|Dead Boys by Gabriel Squailia|
"Our Goddess isn’t gracious, nor loving, nor any of the other fine words we impute to her in our prayers; she’s fickle, fickle as a kitten, and yet we think the same old blessings repeated for eternity can win her affections. Not so!” He cupped his hands above his brow. “We have to shake her up to keep her close! And feeling that truth in my bones, I placed what little time remained to me on the tabletop, and cursed the Lady with all my might,...-- and lo, when I stood up again, I was richer..." From the preaching of Brother Griswold
When I read this excerpt from Dead Boys by Gabriel Squailia, I thought, "Maybe blasphemy really can bring luck to some people if the ruling gods' attention is gained by spitting right in their eye." This is a dangerous path, for sure. But greed brings people to perform strange acts. It has the tinge of the 'left-handed' paths in various spiritual traditions; going so far in the 'wrong' direction.
One of the curses further on in this chapter is very contemporary: “May all statistical improbabilities impact thee unfavorably!” This was the downfall of the stock market in 2008 when all the mortgages went South as a result of banks poorly assessing the statistical risks of sub-prime loans. The improbability (black swan) manifested itself but only after making tons of money for the blasphemers!!! Of course, few were punished.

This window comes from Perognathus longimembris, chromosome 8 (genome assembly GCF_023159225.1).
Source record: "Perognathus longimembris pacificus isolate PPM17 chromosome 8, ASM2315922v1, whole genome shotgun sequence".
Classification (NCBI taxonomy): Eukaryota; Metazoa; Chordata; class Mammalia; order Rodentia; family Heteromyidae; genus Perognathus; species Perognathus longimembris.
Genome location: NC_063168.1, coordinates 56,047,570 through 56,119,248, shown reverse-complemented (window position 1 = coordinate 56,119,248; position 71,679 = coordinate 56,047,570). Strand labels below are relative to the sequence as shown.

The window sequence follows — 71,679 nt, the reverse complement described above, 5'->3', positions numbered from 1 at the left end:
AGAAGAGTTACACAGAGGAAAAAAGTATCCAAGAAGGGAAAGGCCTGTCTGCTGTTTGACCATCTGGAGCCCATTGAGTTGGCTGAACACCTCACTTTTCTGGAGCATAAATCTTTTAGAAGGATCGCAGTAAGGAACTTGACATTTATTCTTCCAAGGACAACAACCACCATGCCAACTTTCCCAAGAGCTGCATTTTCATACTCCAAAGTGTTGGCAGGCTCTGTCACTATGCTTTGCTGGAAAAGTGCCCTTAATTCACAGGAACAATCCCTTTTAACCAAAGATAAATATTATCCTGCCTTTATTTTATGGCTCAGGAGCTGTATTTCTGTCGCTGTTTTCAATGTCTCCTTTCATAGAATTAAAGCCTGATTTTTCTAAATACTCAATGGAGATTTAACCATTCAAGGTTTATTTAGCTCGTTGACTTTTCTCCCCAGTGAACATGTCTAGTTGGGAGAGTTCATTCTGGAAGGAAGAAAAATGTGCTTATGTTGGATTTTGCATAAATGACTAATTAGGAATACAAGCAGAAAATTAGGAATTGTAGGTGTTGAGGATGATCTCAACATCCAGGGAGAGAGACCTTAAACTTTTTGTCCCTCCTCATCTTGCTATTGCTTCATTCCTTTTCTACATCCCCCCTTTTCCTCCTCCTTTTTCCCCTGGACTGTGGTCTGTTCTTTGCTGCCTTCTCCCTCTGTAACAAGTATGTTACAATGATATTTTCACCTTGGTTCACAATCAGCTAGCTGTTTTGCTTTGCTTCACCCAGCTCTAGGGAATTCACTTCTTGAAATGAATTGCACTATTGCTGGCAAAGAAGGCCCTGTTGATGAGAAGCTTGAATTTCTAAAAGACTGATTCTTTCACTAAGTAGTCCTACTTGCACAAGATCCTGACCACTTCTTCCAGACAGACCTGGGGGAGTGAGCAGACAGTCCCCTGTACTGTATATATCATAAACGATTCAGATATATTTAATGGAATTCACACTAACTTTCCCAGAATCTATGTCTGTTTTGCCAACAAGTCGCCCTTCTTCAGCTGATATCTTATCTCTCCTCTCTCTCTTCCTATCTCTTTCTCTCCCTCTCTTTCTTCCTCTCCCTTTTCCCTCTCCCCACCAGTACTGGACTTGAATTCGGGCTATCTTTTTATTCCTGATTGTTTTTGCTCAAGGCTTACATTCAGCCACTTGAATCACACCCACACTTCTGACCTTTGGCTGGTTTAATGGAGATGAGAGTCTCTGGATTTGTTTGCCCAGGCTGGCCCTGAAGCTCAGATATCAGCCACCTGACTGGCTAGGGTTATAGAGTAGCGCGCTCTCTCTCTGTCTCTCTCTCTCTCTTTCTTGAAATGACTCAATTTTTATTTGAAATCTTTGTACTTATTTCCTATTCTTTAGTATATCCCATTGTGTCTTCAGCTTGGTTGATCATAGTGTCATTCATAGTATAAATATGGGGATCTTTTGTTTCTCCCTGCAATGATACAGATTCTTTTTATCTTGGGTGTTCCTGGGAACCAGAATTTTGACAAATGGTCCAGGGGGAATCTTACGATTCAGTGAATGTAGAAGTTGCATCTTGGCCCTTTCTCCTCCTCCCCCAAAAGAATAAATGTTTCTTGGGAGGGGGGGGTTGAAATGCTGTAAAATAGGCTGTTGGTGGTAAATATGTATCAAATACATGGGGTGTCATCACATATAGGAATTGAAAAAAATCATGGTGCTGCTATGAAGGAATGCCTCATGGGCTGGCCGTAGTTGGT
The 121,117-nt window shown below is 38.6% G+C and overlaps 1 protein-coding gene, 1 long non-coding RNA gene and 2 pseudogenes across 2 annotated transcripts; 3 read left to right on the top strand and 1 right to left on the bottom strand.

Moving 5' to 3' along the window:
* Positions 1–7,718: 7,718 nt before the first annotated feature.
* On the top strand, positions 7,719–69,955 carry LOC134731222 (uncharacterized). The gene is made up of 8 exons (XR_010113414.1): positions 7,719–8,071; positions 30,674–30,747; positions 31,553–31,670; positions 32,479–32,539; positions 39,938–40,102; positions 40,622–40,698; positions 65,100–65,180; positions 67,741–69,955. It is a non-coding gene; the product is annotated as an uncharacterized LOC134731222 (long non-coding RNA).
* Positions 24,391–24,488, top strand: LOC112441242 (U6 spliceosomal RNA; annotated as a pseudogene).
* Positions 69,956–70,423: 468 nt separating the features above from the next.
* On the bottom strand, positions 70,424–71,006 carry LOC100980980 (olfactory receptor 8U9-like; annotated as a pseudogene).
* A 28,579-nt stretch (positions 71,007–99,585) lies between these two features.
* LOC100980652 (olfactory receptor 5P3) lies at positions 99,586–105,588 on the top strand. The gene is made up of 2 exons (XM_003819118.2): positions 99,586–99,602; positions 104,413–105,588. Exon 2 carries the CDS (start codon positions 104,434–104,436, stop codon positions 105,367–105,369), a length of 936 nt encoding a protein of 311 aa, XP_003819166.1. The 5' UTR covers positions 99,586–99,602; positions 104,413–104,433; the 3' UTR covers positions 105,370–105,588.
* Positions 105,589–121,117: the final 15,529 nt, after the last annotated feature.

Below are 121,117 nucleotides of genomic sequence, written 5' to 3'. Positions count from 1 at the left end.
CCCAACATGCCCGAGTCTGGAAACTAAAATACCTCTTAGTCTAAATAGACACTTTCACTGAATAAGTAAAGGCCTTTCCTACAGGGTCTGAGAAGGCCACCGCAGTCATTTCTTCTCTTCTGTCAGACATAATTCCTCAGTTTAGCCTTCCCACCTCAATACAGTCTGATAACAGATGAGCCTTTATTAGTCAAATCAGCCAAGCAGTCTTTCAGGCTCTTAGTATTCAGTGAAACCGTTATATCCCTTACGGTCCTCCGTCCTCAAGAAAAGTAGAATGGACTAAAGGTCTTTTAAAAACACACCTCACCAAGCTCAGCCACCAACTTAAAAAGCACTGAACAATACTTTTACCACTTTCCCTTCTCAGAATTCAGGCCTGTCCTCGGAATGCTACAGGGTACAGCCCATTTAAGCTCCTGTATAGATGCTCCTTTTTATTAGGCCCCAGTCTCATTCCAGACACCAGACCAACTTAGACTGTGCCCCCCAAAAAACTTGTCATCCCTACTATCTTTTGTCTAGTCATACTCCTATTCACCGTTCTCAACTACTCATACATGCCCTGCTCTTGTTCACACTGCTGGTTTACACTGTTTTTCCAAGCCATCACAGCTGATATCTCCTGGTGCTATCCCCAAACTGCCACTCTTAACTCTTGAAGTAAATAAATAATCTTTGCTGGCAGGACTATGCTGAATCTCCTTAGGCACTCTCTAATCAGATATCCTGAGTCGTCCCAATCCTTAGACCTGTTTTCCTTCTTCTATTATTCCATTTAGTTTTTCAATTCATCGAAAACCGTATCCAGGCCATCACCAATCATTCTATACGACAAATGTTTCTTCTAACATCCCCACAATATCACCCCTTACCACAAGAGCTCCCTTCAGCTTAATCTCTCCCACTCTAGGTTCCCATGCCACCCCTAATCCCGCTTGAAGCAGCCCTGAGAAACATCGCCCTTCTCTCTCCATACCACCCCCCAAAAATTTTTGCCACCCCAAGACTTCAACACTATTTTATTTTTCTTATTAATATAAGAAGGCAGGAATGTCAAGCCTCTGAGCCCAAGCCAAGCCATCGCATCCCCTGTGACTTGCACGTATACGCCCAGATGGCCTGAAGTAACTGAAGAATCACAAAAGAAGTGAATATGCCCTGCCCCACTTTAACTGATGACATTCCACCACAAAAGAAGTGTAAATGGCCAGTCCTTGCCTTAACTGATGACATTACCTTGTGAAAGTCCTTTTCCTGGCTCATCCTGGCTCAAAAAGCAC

So, how did the author come up with the Tao of Enron?
Perceptive, but the perversity of attracting god's attention through misbehaving is twisted.
"There's a scene in the documentary, "Smartest Guys in the Room" where these two traders are talking while they're forcing power blackouts in California during the forest fires, and it's really obvious that they equate the grandmothers they're killing with the money they're making on some cosmic level," answered Gabriel.
Dead Boys is a novel chock full of such insight as well as entertaining banter, inspired characters.
Light-hearted and macabre, Dead Boys’ comic-book flash illuminates a framework of Buddhist philosophy and classical allusions that give it an appeal far beyond the boundaries of generic fantasy. http://squailia.blogspot.com/